Since its inception, the technical development of photography has arisen out of specific historical and political circumstances that have “naturalized” its practice and ideologically coded its apparatus. Through critical discussions, material examinations, and studio projects, this seminar will take a reflexive approach to photographic technology past, present, and future. What can earlier periods of photography reveal about our current condition? How do lens-based technologies relate to determinations of race, class, and gender? What does it mean to be a photographer, to take photographs, and to agree or disagree with its apparatus?
Sample reading list:
Jonathan Crary, Techniques of the Observer: On Vision and Modernity…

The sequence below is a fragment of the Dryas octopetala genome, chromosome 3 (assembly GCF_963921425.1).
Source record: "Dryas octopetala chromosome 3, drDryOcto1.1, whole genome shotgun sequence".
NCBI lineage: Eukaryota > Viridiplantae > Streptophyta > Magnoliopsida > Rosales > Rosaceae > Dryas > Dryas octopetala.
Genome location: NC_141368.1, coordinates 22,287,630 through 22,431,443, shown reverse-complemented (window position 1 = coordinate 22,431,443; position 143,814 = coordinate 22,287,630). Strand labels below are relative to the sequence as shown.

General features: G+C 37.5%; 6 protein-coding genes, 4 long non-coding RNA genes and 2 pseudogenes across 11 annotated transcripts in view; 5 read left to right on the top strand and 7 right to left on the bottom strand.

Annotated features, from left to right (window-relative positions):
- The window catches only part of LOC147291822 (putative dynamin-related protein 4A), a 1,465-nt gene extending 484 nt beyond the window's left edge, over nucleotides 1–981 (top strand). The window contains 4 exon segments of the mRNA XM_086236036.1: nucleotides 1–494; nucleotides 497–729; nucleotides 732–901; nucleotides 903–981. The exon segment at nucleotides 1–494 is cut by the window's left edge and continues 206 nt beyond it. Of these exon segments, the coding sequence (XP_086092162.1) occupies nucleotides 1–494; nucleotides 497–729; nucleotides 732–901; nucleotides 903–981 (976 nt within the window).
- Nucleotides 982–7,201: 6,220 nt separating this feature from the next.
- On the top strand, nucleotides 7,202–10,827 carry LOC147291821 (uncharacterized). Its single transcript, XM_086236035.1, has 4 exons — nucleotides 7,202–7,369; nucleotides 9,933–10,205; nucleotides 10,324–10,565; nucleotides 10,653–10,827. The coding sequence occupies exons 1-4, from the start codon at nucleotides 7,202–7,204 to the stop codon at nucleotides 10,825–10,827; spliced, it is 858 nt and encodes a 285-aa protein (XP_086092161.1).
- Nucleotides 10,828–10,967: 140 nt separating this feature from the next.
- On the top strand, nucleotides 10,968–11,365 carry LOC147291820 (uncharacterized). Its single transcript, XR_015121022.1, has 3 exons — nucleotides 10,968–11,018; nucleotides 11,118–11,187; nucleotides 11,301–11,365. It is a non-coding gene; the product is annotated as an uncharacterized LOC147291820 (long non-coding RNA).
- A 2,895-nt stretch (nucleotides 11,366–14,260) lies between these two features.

Kaja Silverman, The Miracle of Analogy, or the History of Photography Part 1
Teju Cole, A True Picture of Black Skin
Guliana Bruno, Surface, Matters of Aesthetics, Matters and Media
Barbara Kasten, Notes and Questions to Myself
Friedrich Kittler, Optical Media
One individual photographic project TBD at the end of the semester. One presentation of a case study of a thematically related issue. Five short assignments exploring the photographic apparatus.
Prerequisites and Restrictions:
None. This course is intended to have broad appeal across disciplines. Nearly every discipline involves an apparatus of some kind, but the devices themselves remain largely unexamined. This is particularly true of photography, where the images produced almost immediately supplant the devices (and ideologies) that made them possible. This course will use and examine both. Though photography experience is not necessary for enrollment, students with photographic experience are encouraged to enroll..
When necessary, cameras, lighting, analog labs and desktop computers with imaging software will be provided. Grading 10% Other = Willingness to practice, sharing specific knowledge generously and working together on tasks with class mates.